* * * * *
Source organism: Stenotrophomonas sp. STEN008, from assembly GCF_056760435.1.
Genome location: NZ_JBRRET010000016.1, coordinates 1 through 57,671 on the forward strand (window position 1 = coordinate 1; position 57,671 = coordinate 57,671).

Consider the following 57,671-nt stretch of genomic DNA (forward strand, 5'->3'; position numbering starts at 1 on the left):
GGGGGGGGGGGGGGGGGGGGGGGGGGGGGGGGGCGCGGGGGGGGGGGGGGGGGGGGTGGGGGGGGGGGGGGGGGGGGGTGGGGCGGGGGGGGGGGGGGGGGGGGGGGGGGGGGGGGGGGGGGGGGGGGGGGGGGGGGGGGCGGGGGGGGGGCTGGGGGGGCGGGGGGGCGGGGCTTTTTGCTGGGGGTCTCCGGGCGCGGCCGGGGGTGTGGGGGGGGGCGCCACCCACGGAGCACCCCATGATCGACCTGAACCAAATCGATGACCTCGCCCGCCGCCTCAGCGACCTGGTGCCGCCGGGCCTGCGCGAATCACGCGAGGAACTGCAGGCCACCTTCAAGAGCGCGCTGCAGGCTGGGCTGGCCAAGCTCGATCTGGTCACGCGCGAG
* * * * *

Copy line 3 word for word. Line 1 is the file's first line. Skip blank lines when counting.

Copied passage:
Consider the following 57,671-nt stretch of genomic DNA (forward strand, 5'->3'; position numbering starts at 1 on the left):